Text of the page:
Three Rivers Petroglyphs – (Google Maps)
The site is located 17 miles north of Tularosa, NM, and 28 miles south of Carrizozo, NM on U.S. 54, in southeastern New Mexico. Turn east from U.S. 54 at Three Rivers onto County Road B30 and travel five miles on paved road, following signs.  According to the BLM these petroglyphs, depicting humans, reptiles, fish, mammals and insects were carved using stone tools by the Jornada Mogollon between 900 and 1400 A.D. The Mogollon were an Ancestral Puebloan people related to the modern Puebloan peoples of New Mexico (Hopi, Zuni, Keres, and Towa) as well as the Anasazi and Hohokam and Patayan.

It’s estimated the Three Rivers site contains more than 21,000 petroglyphs spread across 50 acres. Visit the Official Website.

Top Pictograph/Petroglyph Sites in Utah

McConkie Ranch Petroglyph - Utah

For rock art hunters, Utah offers a veritable playground to explore, with hundreds, if not thousands of sites open to discovery. Some locations are well known, while others take a significant effort in both time and research to find. And I like many avid rock art enthusiats tend to keep the lesser known sites close to the vest. I do it for two reasons…half the fun is the research and discovery process. Nothing that is handed to you is as rewarding as finding it yourself. And second, there is little doubt that some among us hold this ancient art in less regard than others. Which has led to widespread vandalism of some of the more well known and easily accessible sites. With that, plenty can be said that will help those interested in exploring the wilds of Utah, and discovering a little bit of the history carved and painted on its sandstone walls.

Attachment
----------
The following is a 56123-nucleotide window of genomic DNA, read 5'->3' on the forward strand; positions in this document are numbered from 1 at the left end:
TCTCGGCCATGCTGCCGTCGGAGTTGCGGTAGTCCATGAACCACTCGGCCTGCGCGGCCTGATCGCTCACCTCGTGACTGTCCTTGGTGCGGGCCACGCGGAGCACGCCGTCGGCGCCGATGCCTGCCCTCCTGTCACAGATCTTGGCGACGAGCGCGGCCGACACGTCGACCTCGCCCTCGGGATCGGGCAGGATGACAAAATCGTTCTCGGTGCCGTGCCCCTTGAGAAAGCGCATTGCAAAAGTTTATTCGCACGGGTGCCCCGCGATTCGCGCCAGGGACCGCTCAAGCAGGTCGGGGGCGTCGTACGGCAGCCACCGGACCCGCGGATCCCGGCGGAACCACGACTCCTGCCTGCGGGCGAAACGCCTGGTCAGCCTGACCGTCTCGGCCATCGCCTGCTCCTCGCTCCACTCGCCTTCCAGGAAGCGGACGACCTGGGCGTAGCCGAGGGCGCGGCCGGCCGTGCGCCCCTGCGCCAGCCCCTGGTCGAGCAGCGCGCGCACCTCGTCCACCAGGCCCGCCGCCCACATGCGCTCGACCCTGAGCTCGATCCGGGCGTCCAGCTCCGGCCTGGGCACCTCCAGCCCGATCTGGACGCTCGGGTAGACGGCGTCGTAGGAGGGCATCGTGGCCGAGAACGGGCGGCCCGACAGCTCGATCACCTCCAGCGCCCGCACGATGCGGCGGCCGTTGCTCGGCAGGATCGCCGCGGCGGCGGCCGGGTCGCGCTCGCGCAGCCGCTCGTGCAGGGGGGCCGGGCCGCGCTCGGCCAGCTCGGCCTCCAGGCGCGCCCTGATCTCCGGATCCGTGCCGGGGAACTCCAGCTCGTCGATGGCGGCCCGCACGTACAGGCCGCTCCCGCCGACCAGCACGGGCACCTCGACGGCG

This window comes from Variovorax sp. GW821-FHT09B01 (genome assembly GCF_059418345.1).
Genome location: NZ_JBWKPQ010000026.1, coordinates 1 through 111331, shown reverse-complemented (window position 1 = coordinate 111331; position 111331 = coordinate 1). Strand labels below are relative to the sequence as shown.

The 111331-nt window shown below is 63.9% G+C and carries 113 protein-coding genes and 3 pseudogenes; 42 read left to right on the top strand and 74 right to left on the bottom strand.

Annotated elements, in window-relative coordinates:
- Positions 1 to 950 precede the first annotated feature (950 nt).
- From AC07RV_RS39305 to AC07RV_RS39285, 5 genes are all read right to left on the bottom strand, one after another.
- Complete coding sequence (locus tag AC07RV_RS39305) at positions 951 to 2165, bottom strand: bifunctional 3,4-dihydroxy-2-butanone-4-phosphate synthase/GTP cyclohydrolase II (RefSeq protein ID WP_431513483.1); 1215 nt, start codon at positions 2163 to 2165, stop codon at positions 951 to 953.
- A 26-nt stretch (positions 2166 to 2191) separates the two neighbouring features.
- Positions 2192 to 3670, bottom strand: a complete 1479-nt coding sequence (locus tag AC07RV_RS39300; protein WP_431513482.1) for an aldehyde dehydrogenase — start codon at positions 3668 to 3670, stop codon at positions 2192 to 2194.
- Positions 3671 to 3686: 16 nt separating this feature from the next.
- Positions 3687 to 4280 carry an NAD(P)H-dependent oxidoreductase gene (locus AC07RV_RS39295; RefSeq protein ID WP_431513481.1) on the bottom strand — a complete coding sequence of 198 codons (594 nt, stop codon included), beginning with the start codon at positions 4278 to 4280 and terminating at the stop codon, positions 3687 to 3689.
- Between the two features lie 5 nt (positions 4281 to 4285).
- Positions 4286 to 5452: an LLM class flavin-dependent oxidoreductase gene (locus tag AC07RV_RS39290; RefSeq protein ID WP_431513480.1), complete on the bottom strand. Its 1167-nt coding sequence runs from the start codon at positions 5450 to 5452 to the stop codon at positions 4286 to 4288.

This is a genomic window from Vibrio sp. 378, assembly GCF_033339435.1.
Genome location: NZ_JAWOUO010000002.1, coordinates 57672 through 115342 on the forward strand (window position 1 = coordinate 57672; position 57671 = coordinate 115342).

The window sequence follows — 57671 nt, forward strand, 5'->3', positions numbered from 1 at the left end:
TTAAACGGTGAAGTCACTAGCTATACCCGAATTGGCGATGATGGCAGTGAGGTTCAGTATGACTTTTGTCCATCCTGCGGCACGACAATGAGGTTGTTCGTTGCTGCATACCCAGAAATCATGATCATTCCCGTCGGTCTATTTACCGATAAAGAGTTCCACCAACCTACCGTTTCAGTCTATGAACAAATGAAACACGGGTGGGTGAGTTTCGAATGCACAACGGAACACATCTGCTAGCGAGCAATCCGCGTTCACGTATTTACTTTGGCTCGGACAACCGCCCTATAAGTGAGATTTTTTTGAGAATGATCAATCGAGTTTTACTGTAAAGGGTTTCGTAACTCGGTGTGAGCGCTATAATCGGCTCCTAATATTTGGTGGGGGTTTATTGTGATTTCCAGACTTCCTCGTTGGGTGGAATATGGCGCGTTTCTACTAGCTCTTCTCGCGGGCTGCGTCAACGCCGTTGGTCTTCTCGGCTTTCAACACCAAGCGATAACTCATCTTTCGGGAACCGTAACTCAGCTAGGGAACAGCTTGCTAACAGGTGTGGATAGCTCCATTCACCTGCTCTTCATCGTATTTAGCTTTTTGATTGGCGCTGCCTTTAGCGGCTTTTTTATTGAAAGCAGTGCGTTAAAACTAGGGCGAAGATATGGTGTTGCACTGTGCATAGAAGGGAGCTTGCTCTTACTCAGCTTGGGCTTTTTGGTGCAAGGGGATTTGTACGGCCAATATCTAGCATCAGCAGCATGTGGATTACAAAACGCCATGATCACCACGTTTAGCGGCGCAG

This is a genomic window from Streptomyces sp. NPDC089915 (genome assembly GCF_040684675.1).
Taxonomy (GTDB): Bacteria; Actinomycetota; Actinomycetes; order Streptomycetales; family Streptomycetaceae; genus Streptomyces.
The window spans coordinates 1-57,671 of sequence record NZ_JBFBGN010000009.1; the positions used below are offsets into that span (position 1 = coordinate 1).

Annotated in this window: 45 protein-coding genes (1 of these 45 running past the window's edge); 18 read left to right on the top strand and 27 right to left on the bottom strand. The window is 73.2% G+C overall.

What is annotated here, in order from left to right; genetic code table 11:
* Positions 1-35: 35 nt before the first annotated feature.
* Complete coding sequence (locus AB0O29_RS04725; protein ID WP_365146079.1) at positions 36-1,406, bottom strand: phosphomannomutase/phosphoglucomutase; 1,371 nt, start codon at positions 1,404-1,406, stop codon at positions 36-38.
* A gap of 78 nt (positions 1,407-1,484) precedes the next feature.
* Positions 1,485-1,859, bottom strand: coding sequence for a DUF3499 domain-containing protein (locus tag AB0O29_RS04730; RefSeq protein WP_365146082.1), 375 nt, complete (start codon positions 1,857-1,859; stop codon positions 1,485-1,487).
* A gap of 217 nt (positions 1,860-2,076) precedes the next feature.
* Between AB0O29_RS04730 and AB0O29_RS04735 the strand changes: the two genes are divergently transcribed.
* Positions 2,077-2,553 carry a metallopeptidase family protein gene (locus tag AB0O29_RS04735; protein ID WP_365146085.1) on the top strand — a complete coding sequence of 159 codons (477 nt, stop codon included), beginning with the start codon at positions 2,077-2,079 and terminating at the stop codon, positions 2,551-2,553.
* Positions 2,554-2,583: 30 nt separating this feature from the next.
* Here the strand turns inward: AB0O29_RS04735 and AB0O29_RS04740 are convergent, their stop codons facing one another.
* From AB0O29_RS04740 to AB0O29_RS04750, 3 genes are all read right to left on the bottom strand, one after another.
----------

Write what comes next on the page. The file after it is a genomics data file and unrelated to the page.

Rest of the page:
horseshoe canyon great gallery

Horseshoe Canyon Great Gallery

Pictographs vs. Petroglyphs

What is the difference between a pictograph and petroglyph?. The answer lies in the tools used to create the art. Pictographs are essentially paintings, using varies pigments that produce different colors. Ochre was a widely used example that produces earthy shades of orange and red. But explore enough and you’ll find other colors like white, yellow, blue and green. On the other hand, Petroglyph were created by artists that used rocks and other blunt instruments to chip a design out of their sandstone canvas.

In my experience different tribes at different periods of time seemed to favor one style over the other. But it would be incorrect to say that pictographs were created by one group of Indians, and petroglyphs by another. As there example of both styles being used at the same time, and taking on the same artistic characteristics and subjects.